Project Management or Resource Planning?
But only a small number of organisations do project management thoroughly: assemble a project management team, create a proper work breakdown structure, draw Gantt charts. For them, project management is simply assigning tasks to team members and grouping them by projects or in other words - determining who is doing what and when by rearranging the existing resources. So if you are managing multiple projects at the same time, you are not doing project management, you're in fact doing resource planning.
Traditional project management tools are usually not the best choice for resource planning, so team leaders often use other ways to substitute specialized resource management tools. In worst cases, the management or IT department has purchased an expensive and complicated project management tool (or a project management module for your existing ERP system) and you have to feed the data into it on a daily basis, as well as keeping the Excel spreadsheet to get the scheduling job done.
As tools designed especially for resource planning and scheduling are not very common, organizations use ubiquitous tools such as e-mail, paper wall charts, whiteboards, to-do lists, calendars and of course - spreadsheets. Let's see a few pros and cons of each tool.
We all love and hate spreadsheets. While they are handy for many tasks in everyday business management, they come short in planning and scheduling for many reasons.
The visual overview by coloring cells is hard to change, and while sharing the spreadsheet via e-mail can be only a small hassle, no one can be sure if he’s have the latest version of the document. Also, tracking changes in the plan and finding incorrect formulas and overwritten data is the pain we all have experienced.
Calendars have been around for centuries and probably will be around for years to come. And while paper calendars can be as good as the to-do lists (or even better), they fail to accommodate schedules that are meant for a bigger team.
Digital calendars in Outlook and Google Calendar for example, have the capability to display several personal calendars in one view, but if you try to view more than 3-4 calendars, the thing will likely get messy.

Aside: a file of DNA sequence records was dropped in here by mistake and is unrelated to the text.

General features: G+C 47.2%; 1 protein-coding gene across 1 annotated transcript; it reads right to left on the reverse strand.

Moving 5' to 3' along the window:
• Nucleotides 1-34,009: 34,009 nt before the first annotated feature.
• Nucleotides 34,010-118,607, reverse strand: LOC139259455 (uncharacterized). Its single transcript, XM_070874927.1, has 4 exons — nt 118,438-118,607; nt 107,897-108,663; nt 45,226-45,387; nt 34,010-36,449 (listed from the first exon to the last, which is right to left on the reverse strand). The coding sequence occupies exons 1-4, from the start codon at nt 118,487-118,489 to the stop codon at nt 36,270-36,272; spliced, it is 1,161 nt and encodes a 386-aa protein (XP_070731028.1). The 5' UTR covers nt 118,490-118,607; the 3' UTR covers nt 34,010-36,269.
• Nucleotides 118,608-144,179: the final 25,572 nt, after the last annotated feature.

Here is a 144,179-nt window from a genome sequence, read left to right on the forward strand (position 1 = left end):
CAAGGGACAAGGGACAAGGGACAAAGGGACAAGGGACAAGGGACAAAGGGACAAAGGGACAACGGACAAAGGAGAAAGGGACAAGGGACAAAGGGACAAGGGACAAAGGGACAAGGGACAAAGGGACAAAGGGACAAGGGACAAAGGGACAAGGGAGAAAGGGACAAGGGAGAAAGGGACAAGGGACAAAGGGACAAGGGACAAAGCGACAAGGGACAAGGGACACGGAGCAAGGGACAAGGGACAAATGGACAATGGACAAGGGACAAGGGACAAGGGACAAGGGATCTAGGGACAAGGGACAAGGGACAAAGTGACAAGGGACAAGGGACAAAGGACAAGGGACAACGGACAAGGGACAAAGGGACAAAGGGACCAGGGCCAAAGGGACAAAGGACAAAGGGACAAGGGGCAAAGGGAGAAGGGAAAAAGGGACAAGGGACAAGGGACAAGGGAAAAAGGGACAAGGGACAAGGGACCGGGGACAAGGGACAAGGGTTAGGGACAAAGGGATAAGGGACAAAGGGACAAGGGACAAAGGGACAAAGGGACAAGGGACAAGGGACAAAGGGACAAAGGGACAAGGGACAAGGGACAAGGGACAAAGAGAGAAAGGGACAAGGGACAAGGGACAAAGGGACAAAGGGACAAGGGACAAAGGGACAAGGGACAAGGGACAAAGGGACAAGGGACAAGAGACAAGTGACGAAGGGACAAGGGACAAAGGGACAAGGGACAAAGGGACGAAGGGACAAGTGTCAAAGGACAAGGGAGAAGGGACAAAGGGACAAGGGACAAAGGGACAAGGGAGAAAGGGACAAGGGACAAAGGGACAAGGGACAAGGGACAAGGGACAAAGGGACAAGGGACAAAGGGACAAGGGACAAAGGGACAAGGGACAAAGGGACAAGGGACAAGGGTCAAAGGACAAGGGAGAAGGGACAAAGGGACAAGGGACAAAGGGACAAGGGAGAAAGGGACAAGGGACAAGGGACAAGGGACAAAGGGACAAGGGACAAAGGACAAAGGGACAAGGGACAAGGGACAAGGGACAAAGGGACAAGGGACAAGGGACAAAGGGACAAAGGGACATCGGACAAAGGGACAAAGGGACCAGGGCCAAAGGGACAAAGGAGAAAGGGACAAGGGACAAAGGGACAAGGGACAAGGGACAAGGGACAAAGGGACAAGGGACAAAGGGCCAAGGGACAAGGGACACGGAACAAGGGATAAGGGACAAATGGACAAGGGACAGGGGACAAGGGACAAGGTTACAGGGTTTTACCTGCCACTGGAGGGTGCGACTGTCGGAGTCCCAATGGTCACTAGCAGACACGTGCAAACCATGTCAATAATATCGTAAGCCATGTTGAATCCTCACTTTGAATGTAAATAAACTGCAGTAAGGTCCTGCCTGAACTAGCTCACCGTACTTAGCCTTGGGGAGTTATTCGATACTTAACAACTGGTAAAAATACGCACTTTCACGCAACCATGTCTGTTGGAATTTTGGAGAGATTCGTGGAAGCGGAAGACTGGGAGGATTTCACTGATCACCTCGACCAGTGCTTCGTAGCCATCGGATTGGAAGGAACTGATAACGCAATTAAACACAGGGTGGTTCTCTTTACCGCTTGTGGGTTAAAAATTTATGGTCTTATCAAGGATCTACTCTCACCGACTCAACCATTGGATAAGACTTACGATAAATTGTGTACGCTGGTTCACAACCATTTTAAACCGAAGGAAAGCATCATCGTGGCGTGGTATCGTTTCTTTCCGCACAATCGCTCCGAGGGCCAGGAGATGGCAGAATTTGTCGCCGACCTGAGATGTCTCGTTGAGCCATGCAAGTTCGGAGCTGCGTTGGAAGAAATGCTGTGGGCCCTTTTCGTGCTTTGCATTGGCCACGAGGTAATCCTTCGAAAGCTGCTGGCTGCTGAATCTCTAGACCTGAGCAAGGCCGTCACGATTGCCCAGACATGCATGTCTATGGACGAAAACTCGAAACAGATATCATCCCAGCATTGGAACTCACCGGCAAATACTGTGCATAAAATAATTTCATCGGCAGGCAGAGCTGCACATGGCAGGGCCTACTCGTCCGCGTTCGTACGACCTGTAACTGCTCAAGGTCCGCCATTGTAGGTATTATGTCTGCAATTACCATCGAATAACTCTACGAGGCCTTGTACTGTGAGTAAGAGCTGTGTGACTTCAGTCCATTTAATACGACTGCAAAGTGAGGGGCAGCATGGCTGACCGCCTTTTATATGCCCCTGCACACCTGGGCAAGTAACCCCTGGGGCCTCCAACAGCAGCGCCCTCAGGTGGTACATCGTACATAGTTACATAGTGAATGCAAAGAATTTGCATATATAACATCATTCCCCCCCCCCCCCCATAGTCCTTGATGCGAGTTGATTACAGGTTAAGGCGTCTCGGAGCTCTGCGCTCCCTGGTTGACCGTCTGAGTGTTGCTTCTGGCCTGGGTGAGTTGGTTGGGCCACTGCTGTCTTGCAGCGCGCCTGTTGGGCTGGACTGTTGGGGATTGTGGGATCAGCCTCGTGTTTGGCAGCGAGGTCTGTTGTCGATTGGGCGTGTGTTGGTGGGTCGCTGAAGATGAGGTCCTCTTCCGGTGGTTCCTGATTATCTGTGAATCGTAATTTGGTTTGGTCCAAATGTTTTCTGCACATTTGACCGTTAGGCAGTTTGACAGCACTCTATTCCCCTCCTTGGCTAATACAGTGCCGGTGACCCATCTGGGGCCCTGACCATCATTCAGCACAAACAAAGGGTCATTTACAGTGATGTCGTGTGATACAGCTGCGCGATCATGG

To-do lists are great for personal use. I've tried to stop using them for years with no success. Nowadays, there are a number of apps for shared to-do lists (asana.com, trello.com, wedoist.com, teuxdeux.com etc) which allow you to group tasks by projects, add data, track time and more. You can even add a completion % to tasks and prioritize them. What you can't see from those lists is how much time your team members have wasted and how much they still have left to spare.
The e-mail softwares include features that help you search fast within the program and make grouping easy as well, not to mention other bells and whistles. This allows you to expand the functionality of an e-mail from being just a communication tool to a universal data storing and sharing platform. Simply writing down and sending the weekly plan to team members may be a good way to start the week, but it lacks the visual overview and managing changes in your plan can be a real pain, i.e. the collaboration features of this option are a nightmare. Let's face it: e-mail is for communication, not for scheduling your team and projects.
Paper wall charts are easy to manage (drawing is simple) and they are accessible to anybody walking by it. The biggest disadvantage is the ability to change the plan: you either need to redraw it completely or scribble it over and over until nobody understands the plan.
Needless to say that we recommend you use Ganttic for resource management. We've gotten rid of all the above, making Ganttic the best resource planning tool there is. Granted, everyone has the right to their opinion and by the end of the day, it's up to the team using the software to decide, what's the best tool for them, but seeing as Ganttic has improved the life of so many of our customers, we strongly suggest you give it a try. Seeing is believing!